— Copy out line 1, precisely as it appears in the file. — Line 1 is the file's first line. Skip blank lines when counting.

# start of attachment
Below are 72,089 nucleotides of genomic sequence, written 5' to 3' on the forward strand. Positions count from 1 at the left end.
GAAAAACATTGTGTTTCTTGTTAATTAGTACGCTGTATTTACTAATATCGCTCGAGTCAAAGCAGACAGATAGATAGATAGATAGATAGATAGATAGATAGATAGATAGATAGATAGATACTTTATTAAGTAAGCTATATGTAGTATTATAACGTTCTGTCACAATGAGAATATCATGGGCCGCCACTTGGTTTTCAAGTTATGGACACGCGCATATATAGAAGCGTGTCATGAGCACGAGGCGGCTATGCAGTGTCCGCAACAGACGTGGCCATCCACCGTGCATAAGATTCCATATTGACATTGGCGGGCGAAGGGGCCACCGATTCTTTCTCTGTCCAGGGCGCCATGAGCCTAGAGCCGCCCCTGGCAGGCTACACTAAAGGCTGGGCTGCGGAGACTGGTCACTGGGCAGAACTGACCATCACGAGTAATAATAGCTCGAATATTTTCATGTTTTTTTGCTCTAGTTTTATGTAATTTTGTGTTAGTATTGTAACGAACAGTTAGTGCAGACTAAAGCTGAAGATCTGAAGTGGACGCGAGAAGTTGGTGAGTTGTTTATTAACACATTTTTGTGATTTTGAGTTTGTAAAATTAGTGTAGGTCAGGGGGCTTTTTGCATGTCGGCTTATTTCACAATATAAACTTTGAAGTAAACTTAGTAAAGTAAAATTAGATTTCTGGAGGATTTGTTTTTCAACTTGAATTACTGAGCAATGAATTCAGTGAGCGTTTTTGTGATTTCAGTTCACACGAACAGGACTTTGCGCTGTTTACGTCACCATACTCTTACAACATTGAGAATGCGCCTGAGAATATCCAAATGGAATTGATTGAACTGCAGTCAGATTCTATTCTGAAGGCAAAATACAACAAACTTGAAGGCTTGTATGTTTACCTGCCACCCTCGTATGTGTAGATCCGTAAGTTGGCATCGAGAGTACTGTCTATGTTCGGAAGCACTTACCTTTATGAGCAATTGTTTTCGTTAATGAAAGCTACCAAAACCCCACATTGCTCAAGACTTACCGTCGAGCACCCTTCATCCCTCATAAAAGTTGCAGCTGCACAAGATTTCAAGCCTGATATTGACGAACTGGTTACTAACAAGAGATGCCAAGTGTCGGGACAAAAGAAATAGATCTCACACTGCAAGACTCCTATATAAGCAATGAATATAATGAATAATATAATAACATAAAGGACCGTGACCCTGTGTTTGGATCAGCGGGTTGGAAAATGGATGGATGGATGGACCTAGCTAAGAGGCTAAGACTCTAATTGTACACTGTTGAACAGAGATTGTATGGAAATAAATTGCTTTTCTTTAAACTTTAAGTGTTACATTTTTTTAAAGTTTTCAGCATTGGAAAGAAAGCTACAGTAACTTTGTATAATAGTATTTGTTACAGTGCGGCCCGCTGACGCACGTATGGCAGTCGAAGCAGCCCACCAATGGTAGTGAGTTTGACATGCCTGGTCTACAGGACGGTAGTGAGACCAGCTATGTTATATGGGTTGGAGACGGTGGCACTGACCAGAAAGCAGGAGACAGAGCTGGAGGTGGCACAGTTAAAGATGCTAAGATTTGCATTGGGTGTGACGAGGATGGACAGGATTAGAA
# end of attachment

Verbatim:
Below are 72,089 nucleotides of genomic sequence, written 5' to 3' on the forward strand. Positions count from 1 at the left end.